First Impressions: Rocky Mountain Altitude Powerplay Has New Geo, Better Power Delivery


The Altitude Powerplay. Photos: Margus Riga

Rocky Mountain overhauled their Powerplay and Dyname training systems and rebuilt their two e-bike options, the Altitude and Instinct Powerplays. Both new bikes will use the updated Dyname 4.0 drive system, which is now lighter and quieter.

The Dyname 4.0 motor is over 18% lighter than the previous version, and Rocky Mountain claims the motor has larger bearings for improved durability. The Dyname 4.0 also now has “a lower engine speed which reduces the amount of electric whine compared to other systems” and the 3.0 system’s top chain slider has been removed to reduce drag and noise. The motor has the same torque, at 108 Nm, and the same power at 700 W of maximum power.

Rocky Mountain reports that the torque curve has been redesigned to gradually apply power to achieve maximum power of 700W at maximum output of 700W, giving it a variable power curve. “By having a variable power curve, you will have more control over your bike on the track, including scenarios such as steep and technical hill starts,” the brand explains in a press release.

Rocky has increased the capacity of the Powerplay battery from 672Wh to 720Wh for a larger charge, and the batteries are more easily removable. The bike is also compatible with an additional, compressible 314 Wh battery, for a total of 1,034 Wh.

There is a 4 amp charger and a 2 amp charger for newer models. The 2 amp charger will recharge a battery to 100% in just over seven and a half hours, while the 4 amp charger will cut the time by almost half. The new e-bikes also feature a larger screen called the Jumbotron, showing information such as cadence, average speed, and distance.

The Altitude Powerplay and Instinct Powerplay are similar, but the travel matches their non-motorized models, the Altitude having 160mm rear travel with a 170mm fork and the Instinct with 140mm rear travel and a 150 mm fork. Thus, they are intended either for enduro, all-mountain, or trail. Both bikes are available in sizes S-XL.

The bikes both feature 10mm base tuning, Ride-4 geometry tuning chip, internal cable routing, and a modular shock mount, only available on carbon models, which allows future updates to the kinematics. The aesthetics of the frame have also been updated for a more elegant look.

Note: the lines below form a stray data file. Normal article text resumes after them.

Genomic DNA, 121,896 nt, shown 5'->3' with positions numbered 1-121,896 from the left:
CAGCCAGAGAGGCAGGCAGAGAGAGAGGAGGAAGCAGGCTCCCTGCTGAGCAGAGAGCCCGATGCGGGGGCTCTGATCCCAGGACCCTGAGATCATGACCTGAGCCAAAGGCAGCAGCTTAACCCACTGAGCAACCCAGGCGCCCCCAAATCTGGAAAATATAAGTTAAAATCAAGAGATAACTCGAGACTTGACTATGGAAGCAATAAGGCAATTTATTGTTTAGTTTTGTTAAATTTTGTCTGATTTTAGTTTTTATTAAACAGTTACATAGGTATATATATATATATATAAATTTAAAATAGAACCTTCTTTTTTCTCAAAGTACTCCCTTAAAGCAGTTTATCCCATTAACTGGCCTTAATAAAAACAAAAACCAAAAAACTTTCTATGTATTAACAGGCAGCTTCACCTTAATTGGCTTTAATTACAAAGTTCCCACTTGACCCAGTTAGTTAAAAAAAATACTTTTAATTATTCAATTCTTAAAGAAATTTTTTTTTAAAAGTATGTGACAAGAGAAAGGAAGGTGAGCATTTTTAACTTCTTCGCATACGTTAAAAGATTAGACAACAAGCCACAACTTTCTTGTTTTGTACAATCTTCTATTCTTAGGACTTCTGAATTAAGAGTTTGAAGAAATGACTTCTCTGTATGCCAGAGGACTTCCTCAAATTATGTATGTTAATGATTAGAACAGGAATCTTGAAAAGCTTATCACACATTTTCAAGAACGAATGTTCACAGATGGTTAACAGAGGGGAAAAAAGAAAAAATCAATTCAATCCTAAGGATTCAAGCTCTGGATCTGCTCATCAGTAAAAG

The Altitude geometry on an average bike in neutral setting has 64 ° HTA, 76 ° STA, 420mm seat tube length, 437mm chainstays, and 455mm reach.

The same size and tuning Instinct has 64.7 ° HTA, 76.7 ° STA, 420mm seat tube length, 437mm chainstays, 463mm reach and a wheelbase of 1,225 mm.

Rocky Mountain makes the Powerplays out of two frame materials, as they do with their non-motorized bikes, and a base model Instinct alloy bike will start at $ 5,600 while a Carbon 90 version will top out at $ 12,039.

The Instinct power play.

The Altitude A30 comes with a coil damper and starts at $ 5,749 while the Altitude C90 stops at $ 10,649. For more information, see the Rocky Mountain website.

First impressions: Altitude Powerplay C70

I only managed to do one round on the new Altitude Powerplay, so I’ll keep it brief and save the full opinions for the next review. So far I am pleasantly surprised and satisfied with the new bike. I haven’t raced previous Powerplay models, but the engine in this version is sophisticated.

Rather than any sort of high speed whine, the motor has a quieter snore at this it is barely noticeable, although the sound becomes more noticeable after switching the power mode. The power delivery feels good and seems to match the driver’s input. Want more engine? Pedal harder. Less engine? Let go a bit.

I didn’t have a full charge on this bike prior to my ride, so I’ll be recording the charge and range details for the full review as well.

The Altitude Powerplay follows the steps of Rocky’s non-motorized Altitude and transforms into 29-inch wheels. The geometry of the Powerplay was in need of an update and in that regard it is quite similar to the Altitude I rode last year. The climb feels straight and supported, and the bike feels planted and eager to descend. Leave your questions in the comments, and I’ll do my best to answer them as I’ll ride this bike more. We will do a full review in the coming months.


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